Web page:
TASA elaborates on our mass action approach: “The systematic championing by socialists of struggles against all the ills of the capitalist system is part of the process of development of the working class from the subject of capitalist oppression to the self-conscious power that can end minority class rule and organise the transition to a new classless society… Socialists should be serious builders of the movements and advocate steps that advance the movement, connect with the working class and bring the greatest possible number of people into action.”

Thus, the Tendency’s argument against the “hope that by being everywhere, even if poorly organised and unprofessionally, people will start [listening to] to us,” is completely in line with the organisational perspective outlined in TASA. Just as with our electoral work, the Alliance must get better at “thinking strategically” if we are to carry out that perspective to the best of our abilities. We must be serious about our movement work.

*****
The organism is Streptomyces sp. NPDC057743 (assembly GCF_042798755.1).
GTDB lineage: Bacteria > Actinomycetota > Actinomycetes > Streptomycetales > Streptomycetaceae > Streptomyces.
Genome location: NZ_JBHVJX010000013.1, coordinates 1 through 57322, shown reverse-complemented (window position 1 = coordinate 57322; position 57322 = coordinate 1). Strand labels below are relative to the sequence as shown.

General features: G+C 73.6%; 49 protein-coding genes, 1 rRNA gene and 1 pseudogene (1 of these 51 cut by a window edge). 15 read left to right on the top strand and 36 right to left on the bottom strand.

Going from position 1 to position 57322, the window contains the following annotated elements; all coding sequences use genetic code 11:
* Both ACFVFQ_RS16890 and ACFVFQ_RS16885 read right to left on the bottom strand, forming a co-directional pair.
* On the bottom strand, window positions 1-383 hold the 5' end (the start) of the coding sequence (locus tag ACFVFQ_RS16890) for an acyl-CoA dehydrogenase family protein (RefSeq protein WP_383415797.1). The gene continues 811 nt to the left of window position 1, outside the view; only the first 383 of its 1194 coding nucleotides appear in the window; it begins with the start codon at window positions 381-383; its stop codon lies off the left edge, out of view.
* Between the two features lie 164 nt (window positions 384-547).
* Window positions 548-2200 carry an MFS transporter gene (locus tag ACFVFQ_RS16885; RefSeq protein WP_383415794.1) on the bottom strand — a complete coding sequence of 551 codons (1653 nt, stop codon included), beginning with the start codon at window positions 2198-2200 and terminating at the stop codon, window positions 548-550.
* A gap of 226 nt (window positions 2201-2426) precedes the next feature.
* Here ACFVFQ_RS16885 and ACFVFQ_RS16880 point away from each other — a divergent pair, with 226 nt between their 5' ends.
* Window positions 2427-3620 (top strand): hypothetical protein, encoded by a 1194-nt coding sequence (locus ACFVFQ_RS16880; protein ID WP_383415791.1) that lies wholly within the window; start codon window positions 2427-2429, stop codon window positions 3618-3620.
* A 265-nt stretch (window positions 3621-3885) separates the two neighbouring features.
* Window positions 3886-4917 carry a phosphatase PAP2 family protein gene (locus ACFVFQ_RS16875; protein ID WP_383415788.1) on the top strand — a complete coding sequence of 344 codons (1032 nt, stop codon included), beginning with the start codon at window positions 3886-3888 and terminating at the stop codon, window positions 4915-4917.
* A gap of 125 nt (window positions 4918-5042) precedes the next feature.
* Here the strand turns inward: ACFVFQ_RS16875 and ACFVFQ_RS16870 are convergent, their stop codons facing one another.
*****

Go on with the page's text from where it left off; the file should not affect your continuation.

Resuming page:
In other words, we have a responsibility to reject the approach often taken by socialists towards small social movements or campaigns, which sees them purely as means to cut the teeth of their newly-trained activists and recruit new ones. This approach often leads to ridiculous posturing to serve the supposed educational needs of those activists — finding the flimsiest of excuses to denounce the politics of other groups, rather than work constructively with them.

This is a sectarian behaviour that the Socialist Alliance has not been immune to, particularly in large cities, yet it runs counter to our goals of “winning improvements in the here and now”, and “develop[ing]… the self-conscious power” of the working class. The campaigns of today, even if small compared to historic ones in Australia or current movements around the world, play some part in shaping the struggle to overthrow the capitalist system. As such, we should approach them as serious, professional revolutionaries, with serious commitment to those we are going to champion.